[Cryptography] Best internet crypto clock

John Denker jsd at av8n.com
Fri Oct 17 21:32:48 EDT 2014

On 10/17/2014 05:17 PM, Tom Mitchell wrote:
> I am with you 

so far so good ....

> except for the "grab NIST beacon" part.  This implies that
> the clock can be set and reset. ?

Resetting the local clock hardware is not necessary, not 
desirable, and not implied by anything that was said.

When you grab the official time from NIST or wherever, 
you should use that to write a calibration certificate, 
which you keep in a file along with all the previous 
calibration certificates.

The local clock hardware continues to be free-running 
and imperturbable.

Using the calibration certificates, you can define a 
/calibration function/ that gives the official time
as a function of the local clock hardware reading.
This function is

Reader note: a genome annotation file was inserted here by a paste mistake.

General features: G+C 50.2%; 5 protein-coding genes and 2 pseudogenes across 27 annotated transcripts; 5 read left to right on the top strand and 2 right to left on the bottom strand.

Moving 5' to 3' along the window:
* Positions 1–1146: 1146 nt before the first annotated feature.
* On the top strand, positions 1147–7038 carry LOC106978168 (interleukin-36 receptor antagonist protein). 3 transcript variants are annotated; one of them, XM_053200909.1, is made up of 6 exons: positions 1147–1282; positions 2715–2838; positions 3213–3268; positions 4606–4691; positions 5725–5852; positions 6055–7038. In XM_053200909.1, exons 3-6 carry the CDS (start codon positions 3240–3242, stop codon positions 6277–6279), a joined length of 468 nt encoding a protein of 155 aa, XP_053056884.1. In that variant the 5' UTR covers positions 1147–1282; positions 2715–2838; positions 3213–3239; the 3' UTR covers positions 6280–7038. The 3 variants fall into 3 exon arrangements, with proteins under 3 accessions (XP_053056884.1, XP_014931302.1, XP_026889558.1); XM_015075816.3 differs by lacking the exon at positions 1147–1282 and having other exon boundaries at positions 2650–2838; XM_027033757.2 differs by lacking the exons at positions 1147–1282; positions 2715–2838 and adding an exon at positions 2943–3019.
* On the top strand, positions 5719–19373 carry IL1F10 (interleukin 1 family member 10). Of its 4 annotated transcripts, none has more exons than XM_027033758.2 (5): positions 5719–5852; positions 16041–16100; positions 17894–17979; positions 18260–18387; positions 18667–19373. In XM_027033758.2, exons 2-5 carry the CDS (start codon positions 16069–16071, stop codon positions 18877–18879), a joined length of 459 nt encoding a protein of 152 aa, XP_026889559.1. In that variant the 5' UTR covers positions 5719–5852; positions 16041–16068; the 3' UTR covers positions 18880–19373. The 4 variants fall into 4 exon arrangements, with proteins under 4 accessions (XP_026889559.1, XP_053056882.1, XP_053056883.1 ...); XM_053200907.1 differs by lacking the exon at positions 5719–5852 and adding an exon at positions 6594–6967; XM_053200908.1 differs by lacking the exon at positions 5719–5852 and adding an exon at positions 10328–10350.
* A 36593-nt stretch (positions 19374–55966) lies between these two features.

a) one-to-one,
  b) continuous,
  c) differentiable [except on a set of measure zero, at worst],
  d) very nearly unit slope, and
  e) highly overconstrained.

> This muddies the accuracy and precision
> stuff further.
> If it can be reset based on an external reference then the jury can be told
> that
> the reference is unreliable even if the device is understood...

Because it is overconstrained, you can perform jackknife
resampling and claim that the calibrated time was never
off by more than XYZ milliseconds during the times of
interest.  There is strong evidence in support of this
claim and no evidence against it.

Courts have seen this sort of calibration a gazillion
times, e.g. for the speedometers and radars in police

If you do it right, the evidence is so overwhelming that
the adversary will not seriously consider challenging it.
A challenge would look like a crackpot move, and would 
just be an admission of weakness and desperation.

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